‘The first thing the company did was raise the electricity rates. Then they bungled all the billing statements – there was even a guy who got billed for tens of thousands of pesos of electricity that he never used. That really angered people, and many started boycotting the company, refusing to pay their bills. Then came the clincher. A typhoon arrived, in 2014, and knocked down a lot of electricity posts and connections, and the corporation had the gall to tell thousands of people ‘we will not reconnect you, because you’re participating in the boycott.’ So the workers – who were out on the picket lines, on strike against the privatization – they said ‘OK, if the corporation will not connect you, we will do it for you.’ And so they went into the communities to reconnect people, before returning to their picket lines.

It was a complete revolution, a social uprising. The people were defending their unofficial connection, because they felt that the corporation had screwed them over so badly

‘When the company found out that the people had been reconnected – without permission! – the corporation started sending people to cut off the supply, and so the people would call the union again, who would go back, and reconnect them. It went on and on this way, and the community just got so pissed about losing their electricity again and again. Finally, on one occasion when the corporation’s workers had climbed up the poles to cut them off again, the people mobilized. They filled up the streets and told the corporation’s people ‘if you dare cut that, you won’t be able to come down off those posts.’ So it was a complete revolution, a social uprising. The people were defending their unofficial connection, because they felt that the corporation had screwed them over so badly.’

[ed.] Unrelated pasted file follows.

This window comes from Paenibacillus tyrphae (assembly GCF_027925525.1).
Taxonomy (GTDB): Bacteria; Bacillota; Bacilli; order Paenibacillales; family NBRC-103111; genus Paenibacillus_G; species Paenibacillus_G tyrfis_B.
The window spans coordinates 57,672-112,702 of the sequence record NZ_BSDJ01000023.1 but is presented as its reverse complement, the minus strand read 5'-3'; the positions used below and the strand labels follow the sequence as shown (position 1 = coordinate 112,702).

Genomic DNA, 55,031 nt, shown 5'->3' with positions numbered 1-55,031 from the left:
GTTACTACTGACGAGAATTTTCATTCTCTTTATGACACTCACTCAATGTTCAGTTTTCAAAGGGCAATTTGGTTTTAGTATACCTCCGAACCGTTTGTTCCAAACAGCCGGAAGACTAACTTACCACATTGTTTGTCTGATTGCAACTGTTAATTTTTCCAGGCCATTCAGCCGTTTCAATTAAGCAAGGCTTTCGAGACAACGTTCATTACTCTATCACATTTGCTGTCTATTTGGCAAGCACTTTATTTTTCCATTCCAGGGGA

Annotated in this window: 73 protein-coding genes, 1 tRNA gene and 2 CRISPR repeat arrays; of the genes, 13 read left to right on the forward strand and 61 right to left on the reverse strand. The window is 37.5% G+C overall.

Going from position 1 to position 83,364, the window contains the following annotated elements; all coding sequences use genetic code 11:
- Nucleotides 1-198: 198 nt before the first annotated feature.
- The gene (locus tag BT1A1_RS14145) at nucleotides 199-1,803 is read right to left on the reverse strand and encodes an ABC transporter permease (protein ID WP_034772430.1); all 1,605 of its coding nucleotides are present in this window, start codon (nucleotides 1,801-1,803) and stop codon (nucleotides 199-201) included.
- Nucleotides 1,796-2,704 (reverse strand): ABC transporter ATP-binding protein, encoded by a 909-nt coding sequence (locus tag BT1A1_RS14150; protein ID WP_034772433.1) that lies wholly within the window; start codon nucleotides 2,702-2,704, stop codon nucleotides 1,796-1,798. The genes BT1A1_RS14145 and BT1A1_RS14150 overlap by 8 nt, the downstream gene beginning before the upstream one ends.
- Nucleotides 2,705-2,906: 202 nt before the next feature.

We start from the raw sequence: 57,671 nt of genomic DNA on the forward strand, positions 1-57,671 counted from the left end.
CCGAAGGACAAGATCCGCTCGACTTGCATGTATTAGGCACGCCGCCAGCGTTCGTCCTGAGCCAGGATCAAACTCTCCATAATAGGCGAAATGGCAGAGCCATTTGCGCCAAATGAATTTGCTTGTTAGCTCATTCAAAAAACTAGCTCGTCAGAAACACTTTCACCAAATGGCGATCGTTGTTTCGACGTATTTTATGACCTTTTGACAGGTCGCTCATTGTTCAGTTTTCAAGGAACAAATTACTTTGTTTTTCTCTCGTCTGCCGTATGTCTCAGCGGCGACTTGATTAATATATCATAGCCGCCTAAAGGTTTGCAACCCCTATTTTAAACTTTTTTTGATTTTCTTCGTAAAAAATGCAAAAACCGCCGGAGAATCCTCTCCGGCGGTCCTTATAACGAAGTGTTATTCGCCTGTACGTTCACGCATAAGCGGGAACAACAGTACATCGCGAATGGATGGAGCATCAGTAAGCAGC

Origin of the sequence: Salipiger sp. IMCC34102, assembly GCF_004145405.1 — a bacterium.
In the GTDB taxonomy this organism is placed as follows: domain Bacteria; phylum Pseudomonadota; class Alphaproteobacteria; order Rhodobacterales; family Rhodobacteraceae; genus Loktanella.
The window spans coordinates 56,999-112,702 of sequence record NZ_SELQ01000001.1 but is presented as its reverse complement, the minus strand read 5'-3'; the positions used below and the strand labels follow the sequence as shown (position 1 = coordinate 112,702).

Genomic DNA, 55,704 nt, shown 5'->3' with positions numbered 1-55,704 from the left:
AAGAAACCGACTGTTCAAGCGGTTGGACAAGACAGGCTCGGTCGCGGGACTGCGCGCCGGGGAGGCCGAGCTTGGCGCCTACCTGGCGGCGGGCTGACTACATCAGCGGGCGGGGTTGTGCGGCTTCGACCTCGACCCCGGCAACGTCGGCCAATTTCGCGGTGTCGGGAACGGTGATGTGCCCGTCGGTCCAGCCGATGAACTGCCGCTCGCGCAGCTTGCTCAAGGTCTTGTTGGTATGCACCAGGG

New connections

Mata and others realised that this was, in fact, an uprising for energy democracy. People were coming together to demand control over their energy supply – something with huge relevance not just to people’s ability to access electricity, but also to the climate crisis. A global shift away from fossil fuels will be much easier if energy is under democratic control. Meanwhile, compared with fossil fuels or nuclear, most renewable power is easier to run in a decentralized way – something the Filipino unions are now turning to their advantage.

‘The corporation is still trying to cut the electricity to various communities. And so we figured, well, if people are going to keep losing their electricity, then maybe we should provide an alternative. So we started retraining our striking workers in how to install and maintain solar panels. The idea is that they’ll sell these solar panels themselves, to the communities.’

‘We’re hoping we can shift people away from the grid, so that people and households will have their own electricity, whether the corporations provide it or not. That’s when we realised that, hey, we are actually creating climate jobs.’

‘That’s how we connected with these ideas – climate jobs and energy democracy – and realised: this is exactly what we need. There were always people who didn’t respond to the call for climate action because they had a lot of other issues to fight for. But now they realise that in fact we’re not asking them to fight something new in addition to their other struggles – it’s connected to the whole system, to their day-to-day issues. That is how we’ve ended up with a union platform on climate change, and with this exciting and growing campaign. On 30 November the labour movement will bring thousands of people – working class people – out on the streets in the Philippines under the banner of ‘system change not climate change’, calling for climate jobs, calling for energy democracy. It’s going to be the biggest ever labour rally on climate in this country. All the other climate groups will join us, but the biggest part will be the labour movement.’

‘Our analysis is very clear: we have to alter the political and economic system that’s driving us towards climate disaster. So the question is: how do we build enough power to force governments and international bodies to act in the way that the people want them to? The kinds of alliances we’re building are an important step towards creating that power.’